Fat balls for feeding birds
The best fat balls will contain quality ingredients, attract lots of species of birds and will be able to withstand being outside without crumbling too quickly or growing mould. However, the worst we’ve tested will be hard, dry and unappetising to our garden wildlife.
Fat balls also vary in price, with some costing as little as £6 for 50 balls and others costing almost three times as much.
We wanted to discover which fat balls are worth buying and, more importantly, which will bring the most birds flocking to your garden.
Best fat balls
Which types of birds eat fat balls?
Not all types of birds will come to fat balls, as some are ground feeders or prefer insects, but here are the species you might spot:
- Blue tit
- Great tit
- Long-tailed tit
What type of bird feeder should I use for fat balls?
Feeders for fat balls come in an enormous range of shapes and sizes. We’d advise you to look out for one that doesn’t contain too many balls, so that the birds can eat them before they start to disintegrate.
- Squirrels will remove fat balls wholesale, so do invest in a ‘squirrel-proof’ feeder if this is likely to be a problem.
- Never buy fat balls surrounded by a plastic mesh. This is actually a hazard for small birds, as they can easily get entangled in it.
- Site your feeder close to cover, such as a leafy bush or tree, so that small birds can hop on and off quickly to avoid predators.
- Place it where local cats won’t be able to access it.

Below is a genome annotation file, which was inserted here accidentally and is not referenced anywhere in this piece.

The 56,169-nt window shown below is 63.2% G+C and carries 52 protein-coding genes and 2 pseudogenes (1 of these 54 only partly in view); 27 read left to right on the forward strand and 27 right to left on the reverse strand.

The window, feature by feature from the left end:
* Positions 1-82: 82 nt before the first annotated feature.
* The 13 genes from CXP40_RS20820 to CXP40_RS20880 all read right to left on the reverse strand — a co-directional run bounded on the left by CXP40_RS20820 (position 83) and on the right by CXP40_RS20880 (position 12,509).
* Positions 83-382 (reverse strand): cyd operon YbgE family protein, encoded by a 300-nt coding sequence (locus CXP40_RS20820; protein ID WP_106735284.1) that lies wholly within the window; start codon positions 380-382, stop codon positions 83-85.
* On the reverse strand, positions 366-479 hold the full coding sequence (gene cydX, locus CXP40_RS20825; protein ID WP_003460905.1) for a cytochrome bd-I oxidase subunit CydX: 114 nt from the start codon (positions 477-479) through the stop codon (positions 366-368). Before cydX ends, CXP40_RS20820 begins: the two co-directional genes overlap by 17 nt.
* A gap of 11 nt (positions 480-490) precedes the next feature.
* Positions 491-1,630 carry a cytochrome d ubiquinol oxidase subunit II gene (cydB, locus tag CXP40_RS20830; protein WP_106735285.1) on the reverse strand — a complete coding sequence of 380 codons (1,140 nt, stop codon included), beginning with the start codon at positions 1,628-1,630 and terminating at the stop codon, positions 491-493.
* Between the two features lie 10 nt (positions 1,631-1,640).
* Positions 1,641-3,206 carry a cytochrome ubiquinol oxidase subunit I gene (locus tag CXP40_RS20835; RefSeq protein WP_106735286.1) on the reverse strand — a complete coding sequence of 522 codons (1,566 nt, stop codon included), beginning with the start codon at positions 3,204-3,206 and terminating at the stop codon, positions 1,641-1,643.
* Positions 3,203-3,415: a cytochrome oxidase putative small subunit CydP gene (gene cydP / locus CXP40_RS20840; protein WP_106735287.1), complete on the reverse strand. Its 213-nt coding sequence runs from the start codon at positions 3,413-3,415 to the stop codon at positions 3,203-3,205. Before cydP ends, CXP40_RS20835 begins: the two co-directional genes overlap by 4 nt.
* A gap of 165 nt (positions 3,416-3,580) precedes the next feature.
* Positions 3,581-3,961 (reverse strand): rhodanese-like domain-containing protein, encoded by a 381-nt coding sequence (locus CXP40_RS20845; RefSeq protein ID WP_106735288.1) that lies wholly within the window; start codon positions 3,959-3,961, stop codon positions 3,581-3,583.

When should I feed fat balls to birds?
We often think of feeding the birds as a winter job, but actually their winter food sources, such as berries and nuts, will often last them through until mid-winter or beyond.
February, March and April are important times to feed the birds, as summer insects won't have emerged yet and winter food sources will be running low.
What ingredients should I look for in fat balls?
The most popular fat balls in our trials had high suet content and tended to be quite soft. This made them easy for the birds to eat, but also meant they did have a tendency to fall apart. Don’t worry if this happens. If you have a problem with rats, pick up the pieces and pop them onto a bird table. If not, ground-feeding birds, such as chaffinches, blackbirds and starlings, will appreciate the treat.
Include some sunflower hearts and mealworms in your feeders to attract a wider range of garden birds.
Why Which? fat ball reviews are better
Which? is independent and doesn't accept advertising or freebies, so you can trust our reviews to give you the full, honest and impartial truth about a product.
In January 2019, we set up three identical bird feeders at our test site. Each feeding station comprised an identical pole, squirrel/rat-proofing baffle and fat-ball feeder. All feeders at a given feeding station were readily and equally accessible to birds.
We tested 12 different brands of fat balls over the course of 12 weeks. Our expert tester observed the birds feeding from a hide. We recorded both the numbers and the species of the birds seen feeding, with at least three hours of monitoring for each type of fat ball on test.
- For two weeks we stocked the feeders with a brand of fat balls that wasn’t included in our trial, to familiarise the local birds with the feeding stations.
- Each feeder was regularly stocked with five fresh fat balls to ensure a continuous supply of food.
- The birds were presented with three different brands of fat ball at a time in each feeding station.
- We changed the brands presented at each feeding station every week, so that each brand was offered three times. The three brands offered were different each time, and the birds were able to choose between cheap and expensive brands.
- After each week in the feeding station, each fat ball was weighed to see how much had been eaten.